This is not the first time I have felt that an American director did not mine the richness of an American text as fully as a Canadian director. One need only compare American William Carden's shouting match of "Who's Afraid of Virginia Woolf?" this year at Stratford, versus Michael Shamata's far more subtle version at the Grand in 1998 or American Vivian Matalon's routine "Our Town" for Stratford in 1991 versus the Joseph Ziegler's more complex version for Soulpepper in 1999. In each case the American director, as in "Picasso," has conceived of the play in terms of star turns and fulfilling generic expectations while the Canadian has thought in terms of ensemble and conflicting modes of drama. Arney presents "Picasso" as a simplistic laugh-riot. This ultimately insults the author's work, the actors' abilities and the audience's intelligence.
In 1991, Toronto's own baroque opera company, Opera Atelier, made a splash with Mozart's "The Magic Flute." This production, the best I had ever seen of the work, proved that Opera Atelier could succeed not just with short, sometimes obscure baroque operas, but with one of the most beloved operas ever written. After securing sponsorship from a major European bank, their fortunes have risen ever since culminating in a spectacular production of Lully's "Persée" last year. Now, ten years later, the company returns with a new production of "The Magic Flute."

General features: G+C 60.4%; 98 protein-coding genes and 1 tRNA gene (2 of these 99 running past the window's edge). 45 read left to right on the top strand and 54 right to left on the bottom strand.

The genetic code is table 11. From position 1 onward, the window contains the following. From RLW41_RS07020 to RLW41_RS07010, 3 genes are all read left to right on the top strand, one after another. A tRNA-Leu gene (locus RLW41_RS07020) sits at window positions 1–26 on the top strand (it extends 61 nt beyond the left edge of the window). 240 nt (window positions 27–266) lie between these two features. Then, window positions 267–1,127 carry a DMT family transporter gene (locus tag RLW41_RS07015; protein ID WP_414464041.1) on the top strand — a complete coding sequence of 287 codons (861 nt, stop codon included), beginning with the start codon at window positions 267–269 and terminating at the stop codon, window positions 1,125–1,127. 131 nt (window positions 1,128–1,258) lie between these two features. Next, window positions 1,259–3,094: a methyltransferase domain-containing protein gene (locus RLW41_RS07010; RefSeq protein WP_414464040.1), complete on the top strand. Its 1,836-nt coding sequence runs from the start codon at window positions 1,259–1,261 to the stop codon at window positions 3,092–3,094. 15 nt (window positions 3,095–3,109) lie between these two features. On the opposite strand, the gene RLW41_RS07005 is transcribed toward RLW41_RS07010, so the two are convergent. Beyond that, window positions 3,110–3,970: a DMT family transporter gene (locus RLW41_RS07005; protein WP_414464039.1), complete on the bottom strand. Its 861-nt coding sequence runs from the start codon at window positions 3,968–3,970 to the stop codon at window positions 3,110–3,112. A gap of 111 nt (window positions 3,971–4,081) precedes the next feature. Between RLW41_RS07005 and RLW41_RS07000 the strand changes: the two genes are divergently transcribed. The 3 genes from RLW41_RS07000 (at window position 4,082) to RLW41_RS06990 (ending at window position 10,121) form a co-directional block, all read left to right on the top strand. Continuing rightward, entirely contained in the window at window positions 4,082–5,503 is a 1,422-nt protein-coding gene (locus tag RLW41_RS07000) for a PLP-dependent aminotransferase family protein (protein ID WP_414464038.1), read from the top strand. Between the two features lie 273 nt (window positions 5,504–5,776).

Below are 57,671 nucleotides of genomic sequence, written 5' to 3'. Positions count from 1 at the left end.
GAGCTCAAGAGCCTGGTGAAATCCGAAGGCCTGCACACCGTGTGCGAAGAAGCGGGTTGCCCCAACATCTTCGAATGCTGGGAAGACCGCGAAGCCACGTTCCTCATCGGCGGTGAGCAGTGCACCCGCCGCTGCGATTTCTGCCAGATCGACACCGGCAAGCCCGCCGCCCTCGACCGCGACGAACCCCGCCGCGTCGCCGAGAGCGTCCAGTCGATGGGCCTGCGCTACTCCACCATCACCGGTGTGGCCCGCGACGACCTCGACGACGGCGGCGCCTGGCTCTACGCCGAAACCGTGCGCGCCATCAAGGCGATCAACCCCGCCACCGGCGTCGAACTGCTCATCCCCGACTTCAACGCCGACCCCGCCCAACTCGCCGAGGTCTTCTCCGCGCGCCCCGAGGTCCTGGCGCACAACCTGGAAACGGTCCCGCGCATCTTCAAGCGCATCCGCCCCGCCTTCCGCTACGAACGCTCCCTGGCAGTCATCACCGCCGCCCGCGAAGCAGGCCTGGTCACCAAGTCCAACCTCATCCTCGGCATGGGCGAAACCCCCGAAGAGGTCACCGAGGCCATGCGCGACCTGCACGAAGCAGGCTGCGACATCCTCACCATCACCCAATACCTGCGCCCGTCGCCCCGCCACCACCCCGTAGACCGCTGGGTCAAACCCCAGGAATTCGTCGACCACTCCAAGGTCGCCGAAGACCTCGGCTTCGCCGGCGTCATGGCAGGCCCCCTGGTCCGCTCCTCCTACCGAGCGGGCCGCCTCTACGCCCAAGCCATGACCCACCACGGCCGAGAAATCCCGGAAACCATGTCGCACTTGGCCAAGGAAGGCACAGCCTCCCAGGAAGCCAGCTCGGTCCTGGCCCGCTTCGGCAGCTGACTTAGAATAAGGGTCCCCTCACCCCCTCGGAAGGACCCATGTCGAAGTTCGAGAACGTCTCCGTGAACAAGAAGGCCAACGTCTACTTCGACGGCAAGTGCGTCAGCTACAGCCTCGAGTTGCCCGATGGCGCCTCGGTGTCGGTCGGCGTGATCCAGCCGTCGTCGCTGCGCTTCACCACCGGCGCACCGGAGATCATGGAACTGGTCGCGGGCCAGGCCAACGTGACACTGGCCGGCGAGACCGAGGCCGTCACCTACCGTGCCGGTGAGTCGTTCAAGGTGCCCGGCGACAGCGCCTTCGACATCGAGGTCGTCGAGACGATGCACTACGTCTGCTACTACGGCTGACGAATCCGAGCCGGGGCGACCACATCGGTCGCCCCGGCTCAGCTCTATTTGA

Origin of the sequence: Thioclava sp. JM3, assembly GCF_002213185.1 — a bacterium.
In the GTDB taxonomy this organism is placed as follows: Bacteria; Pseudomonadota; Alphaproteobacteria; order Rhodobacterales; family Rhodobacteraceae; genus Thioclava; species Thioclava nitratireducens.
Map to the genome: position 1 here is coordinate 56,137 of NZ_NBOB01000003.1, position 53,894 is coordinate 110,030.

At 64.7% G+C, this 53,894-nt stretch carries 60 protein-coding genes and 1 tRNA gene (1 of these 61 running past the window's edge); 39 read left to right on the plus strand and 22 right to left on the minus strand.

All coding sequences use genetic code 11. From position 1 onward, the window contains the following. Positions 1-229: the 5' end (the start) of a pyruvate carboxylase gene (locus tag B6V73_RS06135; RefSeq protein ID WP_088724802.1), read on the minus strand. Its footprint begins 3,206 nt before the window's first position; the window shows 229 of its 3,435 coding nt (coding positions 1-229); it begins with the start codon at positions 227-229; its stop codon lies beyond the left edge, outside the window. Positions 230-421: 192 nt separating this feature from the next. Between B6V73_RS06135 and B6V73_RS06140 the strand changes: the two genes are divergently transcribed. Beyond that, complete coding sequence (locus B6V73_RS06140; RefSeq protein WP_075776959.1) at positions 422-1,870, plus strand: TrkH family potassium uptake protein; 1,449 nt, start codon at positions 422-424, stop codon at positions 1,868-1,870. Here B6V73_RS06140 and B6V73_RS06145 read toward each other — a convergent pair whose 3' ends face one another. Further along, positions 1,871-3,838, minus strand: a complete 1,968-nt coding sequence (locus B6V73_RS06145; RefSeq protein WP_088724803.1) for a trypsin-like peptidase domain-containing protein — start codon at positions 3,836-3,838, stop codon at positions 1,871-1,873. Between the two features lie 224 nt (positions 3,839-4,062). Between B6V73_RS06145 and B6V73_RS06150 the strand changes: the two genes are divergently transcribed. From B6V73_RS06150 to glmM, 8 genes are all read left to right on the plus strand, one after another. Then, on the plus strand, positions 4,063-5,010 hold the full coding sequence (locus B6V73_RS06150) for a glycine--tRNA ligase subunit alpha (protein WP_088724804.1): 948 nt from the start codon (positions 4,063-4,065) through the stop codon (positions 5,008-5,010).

This time, instead of the excitement of discovery, a certain dullness seems to pervade the production. This is the result of director Marshall Pynkoski's decision to include all of librettist Emanuel Schikaneder's spoken dialogue for this "Singspiel" albeit in Andrew Porter's witty English translation. Most productions in German cut as much of the dialogue as possible both because most people prefer to hear more "Sing" and less "Spiel." It is admirable and instructive to present the work uncut. We are given a more accurate view of what this "play with songs" must have been like at its première in 1791 and we get a fuller view of the characters, but the work as a whole loses its intensity. The difficulty Pynkoski encounters is in not being able to maintain the momentum generated in the music through the spoken sections. If the full dialogue is to be included its pace has to be snappier and more inventively staged if the work, now three hours long, is not to bog down.
What saves this "Magic Flute" from the constant threat of torpor is the amazing performance of Daniel Belcher as the bird-seller Papageno. Belcher is so perfect, I now cannot imagine anyone ever performing this role better. Not only does Belcher have a rich, deep baritone but also he is a superb comic actor. On top of that, Pynkoski has had the brilliant idea to assign Papageno balletic leaps and birdlike gestures thus finally making sense of the libretto's description of him. Belcher is lithe and nimble enough to encompass this added layer of physical movement with ease. Papageno is called a "child of nature" and for the first time I saw someone fully bring out this character's childlike attitude and link to the natural world. How exciting it is to see a classic role so fully realized!